So hopefully you’ve read part 1 of my ultimate guide to Florence, which went a bit wild in setting out my absolute best top tips for sights in this amazing city. By now you’re shattered right? Time for wine, right? Thankfully, as well as being full of mind blowing historic monuments and works of art, Florence also knows how to feed your appetite. Here’s where to do it…
There’s no doubt that Florence is a city for tourists. In the historic centre there is a bit of a dearth of good quality wine bars, probably because the focus here is on slightly overpriced pizza and pasta in a reasonably high pressure sales situation. For a much more relaxed outing, head to the south side of the Arno river. Here, only minutes away from the centre, you’ll find a much more friendly and down to earth offering of bars and enotece.
Located on Via di Santo Spirito just by the Ponte Alla Carraia, Il Santino is a tiny wine bar-cum-charcuterie that offers an outstanding selection of wine and cicchetti. A disclaimer – the food offering is distinctly meat and fish focused, with a good dash of smelly cheese thrown in for good measure, so if you’re after a genuine vegan experience then this is not the place for you. However here you can get an excellent bottle of wine for less than €20, though best to arrive early to guarantee yourself one of the few tables that are available. From around 5pm at the weekend this place gets pretty busy, though it’s definitely on the relaxed rather than raucous side; think hipsters with dogs rather than drunken tourists.
Le Volpi e L’Uva
Le Volpi e L‘Uva holds a very special place in my heart as it was where we had our first glass of wine after arriving in the city. It’s tucked away in a small square just by the southern end of the Ponte Vecchio so feels pretty calm and out the way, even though there are rarely many empty tables.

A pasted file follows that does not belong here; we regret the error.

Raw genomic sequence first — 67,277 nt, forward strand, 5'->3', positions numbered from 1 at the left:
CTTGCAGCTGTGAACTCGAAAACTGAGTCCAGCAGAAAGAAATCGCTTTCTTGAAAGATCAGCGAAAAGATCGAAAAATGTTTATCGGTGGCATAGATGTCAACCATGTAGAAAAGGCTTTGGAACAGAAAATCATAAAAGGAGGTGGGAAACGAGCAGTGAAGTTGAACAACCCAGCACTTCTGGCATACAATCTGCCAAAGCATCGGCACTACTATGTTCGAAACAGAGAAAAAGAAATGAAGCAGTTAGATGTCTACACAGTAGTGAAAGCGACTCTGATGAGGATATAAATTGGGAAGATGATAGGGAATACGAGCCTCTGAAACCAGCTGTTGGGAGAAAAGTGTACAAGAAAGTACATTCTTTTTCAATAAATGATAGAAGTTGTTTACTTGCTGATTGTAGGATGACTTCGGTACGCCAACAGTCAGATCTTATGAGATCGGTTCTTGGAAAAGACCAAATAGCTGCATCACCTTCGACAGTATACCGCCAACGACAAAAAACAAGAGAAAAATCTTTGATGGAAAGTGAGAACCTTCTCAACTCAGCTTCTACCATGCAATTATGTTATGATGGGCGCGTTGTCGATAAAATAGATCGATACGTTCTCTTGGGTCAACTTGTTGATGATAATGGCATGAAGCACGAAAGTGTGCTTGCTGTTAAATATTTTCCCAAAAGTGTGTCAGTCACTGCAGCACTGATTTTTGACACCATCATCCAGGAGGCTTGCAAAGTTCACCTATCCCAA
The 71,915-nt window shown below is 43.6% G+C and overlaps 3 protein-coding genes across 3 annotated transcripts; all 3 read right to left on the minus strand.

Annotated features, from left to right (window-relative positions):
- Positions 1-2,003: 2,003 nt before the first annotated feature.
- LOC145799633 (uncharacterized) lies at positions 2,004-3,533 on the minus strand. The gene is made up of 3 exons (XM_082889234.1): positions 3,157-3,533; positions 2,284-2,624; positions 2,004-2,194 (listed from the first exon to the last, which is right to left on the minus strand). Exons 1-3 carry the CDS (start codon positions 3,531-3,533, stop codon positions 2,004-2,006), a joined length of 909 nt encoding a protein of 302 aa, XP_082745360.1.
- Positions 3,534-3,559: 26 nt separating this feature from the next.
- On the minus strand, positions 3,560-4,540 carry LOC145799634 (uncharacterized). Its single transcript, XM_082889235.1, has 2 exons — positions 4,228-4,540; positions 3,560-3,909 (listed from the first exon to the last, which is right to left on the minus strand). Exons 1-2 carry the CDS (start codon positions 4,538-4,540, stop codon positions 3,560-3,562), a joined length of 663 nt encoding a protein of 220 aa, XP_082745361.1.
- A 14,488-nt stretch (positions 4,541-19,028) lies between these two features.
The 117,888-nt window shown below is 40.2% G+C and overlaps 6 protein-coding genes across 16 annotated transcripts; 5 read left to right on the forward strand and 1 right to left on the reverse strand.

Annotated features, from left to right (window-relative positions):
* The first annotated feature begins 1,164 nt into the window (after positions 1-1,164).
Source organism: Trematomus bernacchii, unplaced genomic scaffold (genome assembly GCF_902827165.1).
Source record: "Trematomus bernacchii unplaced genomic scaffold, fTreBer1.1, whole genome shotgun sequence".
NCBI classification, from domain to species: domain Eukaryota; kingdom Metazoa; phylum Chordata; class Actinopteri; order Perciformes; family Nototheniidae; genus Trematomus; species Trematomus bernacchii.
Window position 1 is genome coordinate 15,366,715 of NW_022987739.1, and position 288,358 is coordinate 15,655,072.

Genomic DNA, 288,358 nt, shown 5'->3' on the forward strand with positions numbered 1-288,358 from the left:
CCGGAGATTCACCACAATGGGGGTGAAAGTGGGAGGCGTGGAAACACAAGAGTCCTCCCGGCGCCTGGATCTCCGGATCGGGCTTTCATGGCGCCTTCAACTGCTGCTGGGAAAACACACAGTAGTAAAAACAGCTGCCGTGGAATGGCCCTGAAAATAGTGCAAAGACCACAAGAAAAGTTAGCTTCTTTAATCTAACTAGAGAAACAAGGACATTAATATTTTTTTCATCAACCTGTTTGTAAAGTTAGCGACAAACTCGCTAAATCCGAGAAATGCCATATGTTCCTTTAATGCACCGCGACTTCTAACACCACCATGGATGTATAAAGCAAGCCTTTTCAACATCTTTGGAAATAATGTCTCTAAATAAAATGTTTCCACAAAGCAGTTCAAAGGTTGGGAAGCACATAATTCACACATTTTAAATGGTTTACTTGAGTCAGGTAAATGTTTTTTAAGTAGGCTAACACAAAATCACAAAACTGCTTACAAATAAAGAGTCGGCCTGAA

Like Il Santino, it’s on the small side, though has a lovely little terrace out the front in summer; this is a wonderful location to enjoy a glass (or bottle, who am I kidding) of Vernaccia and enjoy the late afternoon warmth. There is an excellent menu of wines by the glass too, probably the most comprehensive in the city, all at excellent prices, and cicchetti are also available, including some vegan options such as mushrooms on toast and olives.
If you’re looking for a good night, then you can’t go wrong by starting at Piazza Santo Spirito in Oltrarno as the square and the surrounding streets are packed with bars and restaurants.
My favourite is Volume Bar, located on the north east corner of the square. The bar has a cute retro vibe and does a mean Aperol Spritz, though is absolutely worth a visit just to experience the wonder that is “Aperitivo”, a uniquely Florentine experience where you basically turn up to a bar and get fed for free.
Grab a table or a spot at the bar in the early evening and order some drinks and within minutes you’ll have a pretty hefty sized platter of snacks placed down in front of you. Even better, Aperitivo is usually entirely vegan, consisting of olives, breads, crisps and various tips and pickles. Granted, it’s not enough to fill you up, but I’m assuming by this point you’re a few glasses of wine in so can be an absolute life saver.